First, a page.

The term 'hate crime' can be used to describe a range of criminal behaviour where the perpetrator is motivated by hostility or demonstrates hostility towards the victim's disability, race, religion, sexual orientation or transgender identity.
These aspects of a person's identity are known as 'protected characteristics'. A hate crime can include verbal abuse, intimidation, threats, harassment, assault and bullying, as well as damage to property. The perpetrator can also be a friend, carer or acquaintance who exploits their relationship with the victim for financial gain or some other criminal purpose.
Our own performance data and bespoke sampling exercises help us to understand how we are responding to the challenges of hate crime prosecution. In addition, we make use of external research and reports from academics, parliament, the government and community stakeholder organisations to improve our understanding and awareness of hate crime, how it operates and its impact. The sections below provide a outline of some of the relevant work that we have taken account of in recent years.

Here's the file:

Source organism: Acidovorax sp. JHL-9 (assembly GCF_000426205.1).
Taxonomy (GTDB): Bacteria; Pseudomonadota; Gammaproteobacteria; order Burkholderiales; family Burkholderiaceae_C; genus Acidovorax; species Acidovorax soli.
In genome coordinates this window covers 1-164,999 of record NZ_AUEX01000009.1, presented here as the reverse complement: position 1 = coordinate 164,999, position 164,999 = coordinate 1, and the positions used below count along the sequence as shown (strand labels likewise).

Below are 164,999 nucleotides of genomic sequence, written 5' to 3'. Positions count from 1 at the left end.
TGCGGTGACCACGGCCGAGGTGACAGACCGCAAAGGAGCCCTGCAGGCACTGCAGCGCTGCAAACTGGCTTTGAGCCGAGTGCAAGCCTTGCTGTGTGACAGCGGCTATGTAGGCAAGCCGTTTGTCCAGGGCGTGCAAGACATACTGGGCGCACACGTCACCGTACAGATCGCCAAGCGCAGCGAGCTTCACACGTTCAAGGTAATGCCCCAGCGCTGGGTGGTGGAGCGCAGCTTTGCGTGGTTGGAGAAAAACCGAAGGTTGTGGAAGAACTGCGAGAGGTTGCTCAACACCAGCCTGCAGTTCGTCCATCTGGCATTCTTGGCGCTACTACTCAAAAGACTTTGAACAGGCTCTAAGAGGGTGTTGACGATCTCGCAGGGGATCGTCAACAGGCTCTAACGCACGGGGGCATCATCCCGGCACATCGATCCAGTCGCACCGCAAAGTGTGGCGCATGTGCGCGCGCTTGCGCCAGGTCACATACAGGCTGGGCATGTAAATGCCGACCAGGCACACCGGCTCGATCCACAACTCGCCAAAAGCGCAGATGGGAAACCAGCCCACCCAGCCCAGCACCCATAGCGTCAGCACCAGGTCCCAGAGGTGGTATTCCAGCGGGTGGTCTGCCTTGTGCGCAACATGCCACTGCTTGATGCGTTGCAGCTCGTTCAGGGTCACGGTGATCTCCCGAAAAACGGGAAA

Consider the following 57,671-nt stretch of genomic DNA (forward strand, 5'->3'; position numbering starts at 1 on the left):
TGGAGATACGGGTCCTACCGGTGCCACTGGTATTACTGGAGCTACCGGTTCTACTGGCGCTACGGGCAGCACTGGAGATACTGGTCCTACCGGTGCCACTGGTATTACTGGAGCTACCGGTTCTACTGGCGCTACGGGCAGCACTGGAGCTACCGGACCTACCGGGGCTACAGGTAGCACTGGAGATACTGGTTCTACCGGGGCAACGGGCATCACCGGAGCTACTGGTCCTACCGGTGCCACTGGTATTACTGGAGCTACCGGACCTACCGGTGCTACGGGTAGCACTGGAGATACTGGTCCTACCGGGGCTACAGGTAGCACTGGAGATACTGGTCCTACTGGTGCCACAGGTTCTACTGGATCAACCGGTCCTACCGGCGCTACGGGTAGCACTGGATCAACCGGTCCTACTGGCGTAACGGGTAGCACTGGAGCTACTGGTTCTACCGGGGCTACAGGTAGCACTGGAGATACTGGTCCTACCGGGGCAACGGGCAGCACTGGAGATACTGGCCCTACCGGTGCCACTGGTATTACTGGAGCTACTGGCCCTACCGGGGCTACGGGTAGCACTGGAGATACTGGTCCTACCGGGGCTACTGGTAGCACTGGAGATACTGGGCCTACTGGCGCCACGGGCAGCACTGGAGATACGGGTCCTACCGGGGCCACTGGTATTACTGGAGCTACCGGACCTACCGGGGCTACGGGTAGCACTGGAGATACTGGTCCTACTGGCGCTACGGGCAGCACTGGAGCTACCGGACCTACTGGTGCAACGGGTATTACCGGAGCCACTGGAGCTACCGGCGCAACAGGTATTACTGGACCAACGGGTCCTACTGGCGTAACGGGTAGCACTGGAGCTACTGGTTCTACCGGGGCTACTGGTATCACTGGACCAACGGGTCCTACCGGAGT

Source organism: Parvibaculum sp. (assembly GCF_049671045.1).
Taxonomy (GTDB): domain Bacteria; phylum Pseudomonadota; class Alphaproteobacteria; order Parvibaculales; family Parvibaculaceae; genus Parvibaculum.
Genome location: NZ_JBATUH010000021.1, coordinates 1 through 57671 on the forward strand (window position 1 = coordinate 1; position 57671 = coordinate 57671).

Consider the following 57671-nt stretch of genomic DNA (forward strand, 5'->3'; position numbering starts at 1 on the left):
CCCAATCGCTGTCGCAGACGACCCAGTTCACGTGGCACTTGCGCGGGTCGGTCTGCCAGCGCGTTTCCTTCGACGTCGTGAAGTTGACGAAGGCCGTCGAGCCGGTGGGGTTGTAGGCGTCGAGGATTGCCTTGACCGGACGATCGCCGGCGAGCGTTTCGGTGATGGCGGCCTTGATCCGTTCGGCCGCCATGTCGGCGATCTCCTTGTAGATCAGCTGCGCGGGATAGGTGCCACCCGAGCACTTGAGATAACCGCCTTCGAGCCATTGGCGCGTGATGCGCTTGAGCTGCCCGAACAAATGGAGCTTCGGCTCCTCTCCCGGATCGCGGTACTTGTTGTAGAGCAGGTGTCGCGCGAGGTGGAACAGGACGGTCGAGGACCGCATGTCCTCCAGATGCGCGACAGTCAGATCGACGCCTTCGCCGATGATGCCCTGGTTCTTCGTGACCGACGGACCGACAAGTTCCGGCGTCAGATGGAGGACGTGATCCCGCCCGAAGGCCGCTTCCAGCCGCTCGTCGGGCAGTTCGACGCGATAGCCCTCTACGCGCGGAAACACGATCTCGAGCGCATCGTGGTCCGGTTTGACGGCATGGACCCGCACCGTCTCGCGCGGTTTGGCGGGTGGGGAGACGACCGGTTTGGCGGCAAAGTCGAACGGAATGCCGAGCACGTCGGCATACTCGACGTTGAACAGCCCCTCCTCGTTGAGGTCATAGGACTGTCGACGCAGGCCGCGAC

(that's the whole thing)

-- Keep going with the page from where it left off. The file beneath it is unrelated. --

Read how the CPS goes about prosecuting the different strands of Hate Crime in our Prosecution Guidance section
Crimes Against Older People (CAOP)
Our approach to dealing with CAOP has much in common with the monitored strands of hate crime. There can also be links from a crime against an older person to one or more of these strands. For these reasons, we include the CAOP policy and guidance here.